During the Follett and Baker & Taylor 2021 Virtual Publisher Summit—which convened on October 1 via Zoom for a second straight year—executives from B&T and parent company Follett offered a market overview of how their businesses have fared during the past year. The discussion skewed heavily toward updates from the Follett School Solutions division, which was recently acquired by equity firm Francisco Partners and which also announced the closing of its traditional book fair operations. Aman Kochar, executive v-p and general manager of Baker & Taylor, told the audience that a second virtual publisher summit spotlighting B&T’s trajectory more specifically is being planned for November, with a date yet to be announced.

The afternoon’s program additionally included input from public and school librarians on a panel entitled Emerging from a Pandemic: What Will Schools and Libraries Look Like? and a subsequent FSS breakout session addressing FSS content strategies, Elementary and Secondary School Emergency Relief funding, and an SEL and diversity analysis tool. (PW will cover these sessions in future articles.)

As the summit kicked off, Britten Follett, CEO of Follett School Solutions Content, moved to address what she called the “elephant in the room” regarding Follett School Solutions’ recent “difficult and extremely emotional” decision to shutter its traditional book fair business, which was launched in 2017. “Our customers asked us to get into the book fair business because they were looking for an alternative to Scholastic,” she said. “What we could never have prepared for was for every school in the country to shut down. Frankly we could not continue to sustain the losses associated with the book fair business for another season. We were at an inflection point where we were going to have to buy more inventory and make additional investments and we were still seeing 50–75 fairs canceled each week. Unfortunately, this fall has been anything but a return to normal.”

She suggested there could potentially be a different book fair model down the line. “We are still exploring what we’re going to do with eFair [electronic book fair] business,” she told publishers. “Our hope is to re-enter the market with a refreshed strategy. Based on your input and feedback we hear from our customers about what the future of fundraising can be associated with books, we know that there is a desire to get books into the hands of kids at home. We feel that’s where eFairs can fulfill a niche that isn’t currently being served well by the providers of content out there.”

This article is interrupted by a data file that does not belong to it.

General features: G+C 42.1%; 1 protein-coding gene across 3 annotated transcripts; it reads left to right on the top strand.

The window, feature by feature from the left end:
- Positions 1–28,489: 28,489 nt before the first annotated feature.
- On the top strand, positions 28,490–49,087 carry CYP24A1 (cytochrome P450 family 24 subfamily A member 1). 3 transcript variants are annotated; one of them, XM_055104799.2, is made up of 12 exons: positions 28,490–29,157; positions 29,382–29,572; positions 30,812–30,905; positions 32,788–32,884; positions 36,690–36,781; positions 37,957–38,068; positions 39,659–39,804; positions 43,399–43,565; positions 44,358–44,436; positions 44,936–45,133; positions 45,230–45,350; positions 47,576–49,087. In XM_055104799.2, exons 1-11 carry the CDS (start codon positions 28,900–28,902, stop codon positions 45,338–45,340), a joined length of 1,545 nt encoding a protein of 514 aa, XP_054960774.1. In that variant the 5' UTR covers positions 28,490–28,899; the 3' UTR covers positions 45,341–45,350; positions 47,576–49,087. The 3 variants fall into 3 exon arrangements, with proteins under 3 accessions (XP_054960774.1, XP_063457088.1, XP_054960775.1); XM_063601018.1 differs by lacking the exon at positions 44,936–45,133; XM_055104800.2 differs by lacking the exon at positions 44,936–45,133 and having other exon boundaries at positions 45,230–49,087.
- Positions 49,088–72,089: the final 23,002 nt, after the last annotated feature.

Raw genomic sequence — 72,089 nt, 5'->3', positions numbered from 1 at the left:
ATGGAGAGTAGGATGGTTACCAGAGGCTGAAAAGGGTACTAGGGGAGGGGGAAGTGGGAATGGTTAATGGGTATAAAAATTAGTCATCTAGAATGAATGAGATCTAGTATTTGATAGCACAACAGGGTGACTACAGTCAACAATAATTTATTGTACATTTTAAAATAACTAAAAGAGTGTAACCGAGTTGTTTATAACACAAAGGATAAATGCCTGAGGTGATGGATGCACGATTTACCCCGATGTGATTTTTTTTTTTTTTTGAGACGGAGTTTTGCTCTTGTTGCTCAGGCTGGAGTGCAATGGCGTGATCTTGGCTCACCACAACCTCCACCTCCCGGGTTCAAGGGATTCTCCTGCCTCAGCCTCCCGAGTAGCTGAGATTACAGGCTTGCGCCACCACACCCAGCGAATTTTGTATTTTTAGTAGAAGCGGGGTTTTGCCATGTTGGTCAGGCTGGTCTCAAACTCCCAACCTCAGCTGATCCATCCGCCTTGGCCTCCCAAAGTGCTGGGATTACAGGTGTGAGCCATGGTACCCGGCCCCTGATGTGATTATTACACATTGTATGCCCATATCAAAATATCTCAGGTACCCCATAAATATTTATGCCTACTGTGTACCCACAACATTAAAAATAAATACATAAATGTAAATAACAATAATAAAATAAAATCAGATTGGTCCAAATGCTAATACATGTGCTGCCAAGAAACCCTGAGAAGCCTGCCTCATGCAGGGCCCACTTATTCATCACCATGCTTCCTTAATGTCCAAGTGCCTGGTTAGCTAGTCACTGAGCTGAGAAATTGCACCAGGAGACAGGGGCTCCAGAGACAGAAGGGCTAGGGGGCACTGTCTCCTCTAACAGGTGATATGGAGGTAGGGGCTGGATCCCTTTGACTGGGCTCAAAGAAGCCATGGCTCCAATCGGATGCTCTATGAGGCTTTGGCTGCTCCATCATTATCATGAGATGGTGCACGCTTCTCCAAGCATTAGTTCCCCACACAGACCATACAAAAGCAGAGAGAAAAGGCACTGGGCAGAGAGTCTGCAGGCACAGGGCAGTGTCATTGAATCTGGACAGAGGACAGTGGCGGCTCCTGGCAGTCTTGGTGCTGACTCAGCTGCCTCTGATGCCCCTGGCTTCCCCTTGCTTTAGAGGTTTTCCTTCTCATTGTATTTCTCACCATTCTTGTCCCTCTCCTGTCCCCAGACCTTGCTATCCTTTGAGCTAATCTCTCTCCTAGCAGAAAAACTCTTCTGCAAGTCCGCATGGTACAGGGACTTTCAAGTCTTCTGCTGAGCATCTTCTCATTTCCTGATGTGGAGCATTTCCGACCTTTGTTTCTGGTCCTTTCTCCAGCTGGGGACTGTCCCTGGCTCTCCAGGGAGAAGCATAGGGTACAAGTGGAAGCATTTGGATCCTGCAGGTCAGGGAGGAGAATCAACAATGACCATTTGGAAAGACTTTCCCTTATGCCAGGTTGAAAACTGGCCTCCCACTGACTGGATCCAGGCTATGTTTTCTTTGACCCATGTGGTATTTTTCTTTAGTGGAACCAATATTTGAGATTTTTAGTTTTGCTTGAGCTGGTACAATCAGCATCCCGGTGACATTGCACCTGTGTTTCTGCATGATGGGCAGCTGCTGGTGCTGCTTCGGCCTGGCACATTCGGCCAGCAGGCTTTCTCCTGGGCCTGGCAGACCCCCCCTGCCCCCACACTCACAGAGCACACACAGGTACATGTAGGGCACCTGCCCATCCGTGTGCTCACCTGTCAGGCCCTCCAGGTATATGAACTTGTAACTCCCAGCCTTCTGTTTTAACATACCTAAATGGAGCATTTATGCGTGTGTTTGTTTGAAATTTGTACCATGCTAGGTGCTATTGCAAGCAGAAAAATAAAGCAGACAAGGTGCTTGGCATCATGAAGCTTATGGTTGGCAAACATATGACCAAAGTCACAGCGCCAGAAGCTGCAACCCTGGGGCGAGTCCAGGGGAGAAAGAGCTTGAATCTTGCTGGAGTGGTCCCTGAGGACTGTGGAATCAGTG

Britten Follett confirmed that the book fair program was the most significantly impacted of the FSS businesses during the Covid-19 crisis. “This time last year our content business was down 70% at the height of the pandemic,” she said. “That has rebounded, and we’re now seeing inbound orders at pre-pandemic levels.” From a tech standpoint, she added that “[software platform] Destiny and our other technology solutions were not really impacted by the pandemic at all. So, we run the gamut in the markets we serve: technology was unaffected, content was affected for a period of time, and book fairs were hugely impacted.”

Offering a more general picture she noted, “Schools are back in session for the most part, but it’s changing on a daily basis. The story of uncertainty continues across K–12 school market.”

On the public library front, Kochar commented that the past year has been “a tale of two cities—in certain ways a lot has changed, and in certain ways nothing has changed.” He reminded audience members that public libraries have traditionally been one of the institutions that people turn to in times of adversity. “Public libraries have been going through this identity reformation for a very long time of what does it mean to be a public library and how do they continue to be a trusted source of information and a pillar of the community,” he said. “Strategically, nothing has changed because libraries continue to be that resource that people rely upon,” Kochar noted. “What has changed is the way they access the library, which is sitting at home. We’ve noticed a gradual uptick in libraries making not just their e-books available online, but also some of their programing. There is interest in continuing these service that were born out of a necessity during the pandemic—curbside pickups, sidewalk service, grab-and-go packs. They have become a convenience because they do solve a need for the general populace.”